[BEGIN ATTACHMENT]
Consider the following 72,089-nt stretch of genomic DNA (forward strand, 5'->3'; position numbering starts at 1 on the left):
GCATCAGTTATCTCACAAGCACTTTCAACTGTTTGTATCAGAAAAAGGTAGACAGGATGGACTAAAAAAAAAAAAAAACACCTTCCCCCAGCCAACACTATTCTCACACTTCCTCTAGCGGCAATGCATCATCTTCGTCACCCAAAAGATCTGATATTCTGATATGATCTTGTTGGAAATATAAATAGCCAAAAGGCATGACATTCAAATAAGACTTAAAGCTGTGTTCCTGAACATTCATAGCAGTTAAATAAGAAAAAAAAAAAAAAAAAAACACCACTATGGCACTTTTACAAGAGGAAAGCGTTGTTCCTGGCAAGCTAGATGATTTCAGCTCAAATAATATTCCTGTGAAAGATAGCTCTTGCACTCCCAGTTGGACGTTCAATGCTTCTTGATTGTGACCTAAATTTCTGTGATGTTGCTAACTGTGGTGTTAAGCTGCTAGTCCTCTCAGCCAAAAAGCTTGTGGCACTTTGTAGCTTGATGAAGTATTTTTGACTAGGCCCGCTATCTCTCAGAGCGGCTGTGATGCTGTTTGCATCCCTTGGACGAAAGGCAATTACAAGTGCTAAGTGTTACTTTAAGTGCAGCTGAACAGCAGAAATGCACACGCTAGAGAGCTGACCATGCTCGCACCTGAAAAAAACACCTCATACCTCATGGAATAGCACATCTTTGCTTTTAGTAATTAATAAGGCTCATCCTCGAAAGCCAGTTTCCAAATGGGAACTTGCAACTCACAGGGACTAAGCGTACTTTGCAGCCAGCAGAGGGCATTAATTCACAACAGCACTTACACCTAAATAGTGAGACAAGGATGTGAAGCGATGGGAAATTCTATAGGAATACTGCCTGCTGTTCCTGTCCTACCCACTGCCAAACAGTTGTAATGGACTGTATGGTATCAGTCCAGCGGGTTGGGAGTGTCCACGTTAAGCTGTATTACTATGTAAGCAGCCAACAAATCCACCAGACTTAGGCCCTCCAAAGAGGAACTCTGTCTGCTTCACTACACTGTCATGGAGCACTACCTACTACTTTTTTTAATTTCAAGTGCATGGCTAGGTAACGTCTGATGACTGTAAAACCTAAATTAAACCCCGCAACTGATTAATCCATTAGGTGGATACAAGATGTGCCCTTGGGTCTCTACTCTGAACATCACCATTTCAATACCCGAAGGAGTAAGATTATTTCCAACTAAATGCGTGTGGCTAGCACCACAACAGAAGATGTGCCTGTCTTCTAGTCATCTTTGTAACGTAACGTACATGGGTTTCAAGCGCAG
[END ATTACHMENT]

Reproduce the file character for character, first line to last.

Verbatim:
Consider the following 72,089-nt stretch of genomic DNA (forward strand, 5'->3'; position numbering starts at 1 on the left):
GCATCAGTTATCTCACAAGCACTTTCAACTGTTTGTATCAGAAAAAGGTAGACAGGATGGACTAAAAAAAAAAAAAAACACCTTCCCCCAGCCAACACTATTCTCACACTTCCTCTAGCGGCAATGCATCATCTTCGTCACCCAAAAGATCTGATATTCTGATATGATCTTGTTGGAAATATAAATAGCCAAAAGGCATGACATTCAAATAAGACTTAAAGCTGTGTTCCTGAACATTCATAGCAGTTAAATAAGAAAAAAAAAAAAAAAAAAACACCACTATGGCACTTTTACAAGAGGAAAGCGTTGTTCCTGGCAAGCTAGATGATTTCAGCTCAAATAATATTCCTGTGAAAGATAGCTCTTGCACTCCCAGTTGGACGTTCAATGCTTCTTGATTGTGACCTAAATTTCTGTGATGTTGCTAACTGTGGTGTTAAGCTGCTAGTCCTCTCAGCCAAAAAGCTTGTGGCACTTTGTAGCTTGATGAAGTATTTTTGACTAGGCCCGCTATCTCTCAGAGCGGCTGTGATGCTGTTTGCATCCCTTGGACGAAAGGCAATTACAAGTGCTAAGTGTTACTTTAAGTGCAGCTGAACAGCAGAAATGCACACGCTAGAGAGCTGACCATGCTCGCACCTGAAAAAAACACCTCATACCTCATGGAATAGCACATCTTTGCTTTTAGTAATTAATAAGGCTCATCCTCGAAAGCCAGTTTCCAAATGGGAACTTGCAACTCACAGGGACTAAGCGTACTTTGCAGCCAGCAGAGGGCATTAATTCACAACAGCACTTACACCTAAATAGTGAGACAAGGATGTGAAGCGATGGGAAATTCTATAGGAATACTGCCTGCTGTTCCTGTCCTACCCACTGCCAAACAGTTGTAATGGACTGTATGGTATCAGTCCAGCGGGTTGGGAGTGTCCACGTTAAGCTGTATTACTATGTAAGCAGCCAACAAATCCACCAGACTTAGGCCCTCCAAAGAGGAACTCTGTCTGCTTCACTACACTGTCATGGAGCACTACCTACTACTTTTTTTAATTTCAAGTGCATGGCTAGGTAACGTCTGATGACTGTAAAACCTAAATTAAACCCCGCAACTGATTAATCCATTAGGTGGATACAAGATGTGCCCTTGGGTCTCTACTCTGAACATCACCATTTCAATACCCGAAGGAGTAAGATTATTTCCAACTAAATGCGTGTGGCTAGCACCACAACAGAAGATGTGCCTGTCTTCTAGTCATCTTTGTAACGTAACGTACATGGGTTTCAAGCGCAG